Even companies without physical presences should think about the on- and off-ramps to their websites. As customers rely on Google and social media to direct them to pages deep within relevant websites, we can no longer just design for people landing on our home page. For many companies’ websites, traffic from those sources is greater than from direct load via a URL. Word-of-mouth references are exploding via Twitter and Facebook, and QR codes can take us from Times Square to a mobile site. Our users are coming from everywhere!

The Rise of Customer Experience

We should be thinking about all of the interfaces with users. This broader perspective is often called customer experience, and it’s gaining tremendous traction with our marketing peers and in business strategy for corporations and non-profits alike. I’ve been to many marketing conferences, and every session in the last couple of years has seemed to focus on improving the customer experience. Of all of these marketing seminars, I can only remember one that was presented by someone with a UX-related background. And yet, who are the best people to be planning, prioritizing, and strategizing for improved customer experiences? As practitioners and thinkers in a discipline that has always been all about the customer, aren’t UX professionals the best people to lead this effort?

As UX professionals, we need to extend our reach beyond just experiences for the Web and mobile applications. A website or mobile app might comprise just one interaction—one touchpoint—in the end-to-end experience that users have during their journey to complete their goals. For users, these interactions are usually a means to an end, a path to a desired goal rather than the goal itself. I don’t want to buy a tent; I want to have a warm and dry shelter so that I can enjoy an overnight experience in the outdoors. I don’t want to read a new article railing against BP for the oil spill disaster; I want to feel as though I’m part of a tribe of like-minded individuals. UX professionals can participate in delivering that desired goal by designing for the whole experience across touchpoints and channels.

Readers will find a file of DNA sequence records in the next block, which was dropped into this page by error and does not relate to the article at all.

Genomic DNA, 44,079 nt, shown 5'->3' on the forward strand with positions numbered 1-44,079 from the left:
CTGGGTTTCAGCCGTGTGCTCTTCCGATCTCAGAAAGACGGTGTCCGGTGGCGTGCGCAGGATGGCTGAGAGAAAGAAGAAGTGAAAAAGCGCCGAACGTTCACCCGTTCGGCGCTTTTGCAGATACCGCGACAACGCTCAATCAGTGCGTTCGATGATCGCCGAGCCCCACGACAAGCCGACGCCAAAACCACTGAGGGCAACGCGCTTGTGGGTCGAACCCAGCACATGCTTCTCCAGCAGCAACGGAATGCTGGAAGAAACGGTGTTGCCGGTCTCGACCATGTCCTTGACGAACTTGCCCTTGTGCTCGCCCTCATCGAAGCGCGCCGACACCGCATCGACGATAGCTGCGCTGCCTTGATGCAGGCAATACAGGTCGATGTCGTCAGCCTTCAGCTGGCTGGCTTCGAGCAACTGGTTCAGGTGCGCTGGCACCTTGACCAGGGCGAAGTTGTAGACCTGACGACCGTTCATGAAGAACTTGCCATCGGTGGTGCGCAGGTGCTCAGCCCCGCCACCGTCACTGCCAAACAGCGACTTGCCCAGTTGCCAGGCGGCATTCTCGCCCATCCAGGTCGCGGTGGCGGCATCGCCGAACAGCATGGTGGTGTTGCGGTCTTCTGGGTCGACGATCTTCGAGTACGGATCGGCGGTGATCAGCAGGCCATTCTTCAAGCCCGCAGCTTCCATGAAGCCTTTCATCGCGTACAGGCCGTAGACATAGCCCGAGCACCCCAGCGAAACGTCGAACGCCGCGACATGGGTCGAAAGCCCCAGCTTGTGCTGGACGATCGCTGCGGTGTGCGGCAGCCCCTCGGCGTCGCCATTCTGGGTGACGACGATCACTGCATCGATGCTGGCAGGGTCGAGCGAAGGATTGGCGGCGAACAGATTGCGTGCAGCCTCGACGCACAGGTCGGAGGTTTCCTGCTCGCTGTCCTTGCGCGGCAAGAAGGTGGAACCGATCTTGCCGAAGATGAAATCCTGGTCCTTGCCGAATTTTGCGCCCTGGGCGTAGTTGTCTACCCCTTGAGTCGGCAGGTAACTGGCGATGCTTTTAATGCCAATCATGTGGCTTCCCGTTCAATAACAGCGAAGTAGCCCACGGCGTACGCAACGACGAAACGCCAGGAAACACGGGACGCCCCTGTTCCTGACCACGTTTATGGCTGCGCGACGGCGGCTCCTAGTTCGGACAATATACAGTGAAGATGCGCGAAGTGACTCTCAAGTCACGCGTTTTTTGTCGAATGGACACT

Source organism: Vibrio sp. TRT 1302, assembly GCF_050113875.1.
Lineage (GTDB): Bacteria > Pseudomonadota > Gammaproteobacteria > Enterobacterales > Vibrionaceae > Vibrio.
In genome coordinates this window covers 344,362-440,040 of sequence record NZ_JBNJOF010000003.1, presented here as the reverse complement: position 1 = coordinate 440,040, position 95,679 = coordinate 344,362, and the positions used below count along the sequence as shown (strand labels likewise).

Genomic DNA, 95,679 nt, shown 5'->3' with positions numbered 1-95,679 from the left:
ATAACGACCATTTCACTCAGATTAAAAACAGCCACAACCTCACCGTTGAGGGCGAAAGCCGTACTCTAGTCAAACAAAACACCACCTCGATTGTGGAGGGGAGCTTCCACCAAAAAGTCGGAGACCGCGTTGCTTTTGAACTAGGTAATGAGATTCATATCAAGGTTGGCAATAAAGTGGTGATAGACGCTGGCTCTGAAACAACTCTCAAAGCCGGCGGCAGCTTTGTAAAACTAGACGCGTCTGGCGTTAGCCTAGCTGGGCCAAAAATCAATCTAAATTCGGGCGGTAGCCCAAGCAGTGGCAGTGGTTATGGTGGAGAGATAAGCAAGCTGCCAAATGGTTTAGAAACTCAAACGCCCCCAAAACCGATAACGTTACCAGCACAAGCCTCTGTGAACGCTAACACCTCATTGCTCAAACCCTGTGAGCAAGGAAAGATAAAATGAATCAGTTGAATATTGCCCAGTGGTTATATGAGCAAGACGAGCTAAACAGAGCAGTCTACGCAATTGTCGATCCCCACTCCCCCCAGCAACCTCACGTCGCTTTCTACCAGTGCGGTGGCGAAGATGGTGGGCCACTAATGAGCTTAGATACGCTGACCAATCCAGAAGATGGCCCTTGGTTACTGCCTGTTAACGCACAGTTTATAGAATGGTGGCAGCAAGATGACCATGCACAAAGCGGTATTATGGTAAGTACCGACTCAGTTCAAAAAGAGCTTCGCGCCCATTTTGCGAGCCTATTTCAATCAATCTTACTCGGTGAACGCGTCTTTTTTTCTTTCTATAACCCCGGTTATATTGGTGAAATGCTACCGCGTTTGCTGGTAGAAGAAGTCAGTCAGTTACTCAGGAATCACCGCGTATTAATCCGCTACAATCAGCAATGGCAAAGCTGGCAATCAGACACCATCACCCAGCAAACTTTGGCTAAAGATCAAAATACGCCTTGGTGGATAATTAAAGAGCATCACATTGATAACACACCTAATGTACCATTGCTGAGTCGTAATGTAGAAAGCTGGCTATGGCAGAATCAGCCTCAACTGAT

Information Scent Across Touchpoints

Creating the design and interactions of an engaging experience is only one piece of the customer experience puzzle. We also have to think about providing information scent across experiences and touchpoints. There need to be clues and cues for our customers that are clear and consistent, and that entice them toward their desired outcome. A consistent and integrated customer experience requires consistent information architecture and design principles that can be leveraged across all interactions with a company.

Andrea Resmini and Luca Rosati discuss the need for "a holistic approach to information architecture and user experience," stressing that information has become pervasive across channels and touchpoints. Peter Morville feels that this is an "era in which information blurs the boundaries" across experiences and that we need to consider better ways to design our information to support the variety of digital and physical interactions that make up our current experiences.

Next Steps

There is a wealth of rich, new challenges for available for us in designing, architecting, and building these holistic customer experiences that engage, satisfy, and inspire across channels and mediums. UX professionals should be excited, not stressed, about all of these new concepts that will help us stay relevant and provide the best possible experiences. We can continue to do what good UX designers have always done: borrow from other professions. Wayfinding, service design, and customer experience management are just a few disciplines that offer helpful tools and methods. In my next article, I’ll review some specific tools and ways of thinking that can help us design for the space between and the full customer experience.

The concept of the "digital dinosaur" used in this article’s title was from a session proposal for SXSW 2011 that I submitted jointly with Jess McMullin, who came up with the session title.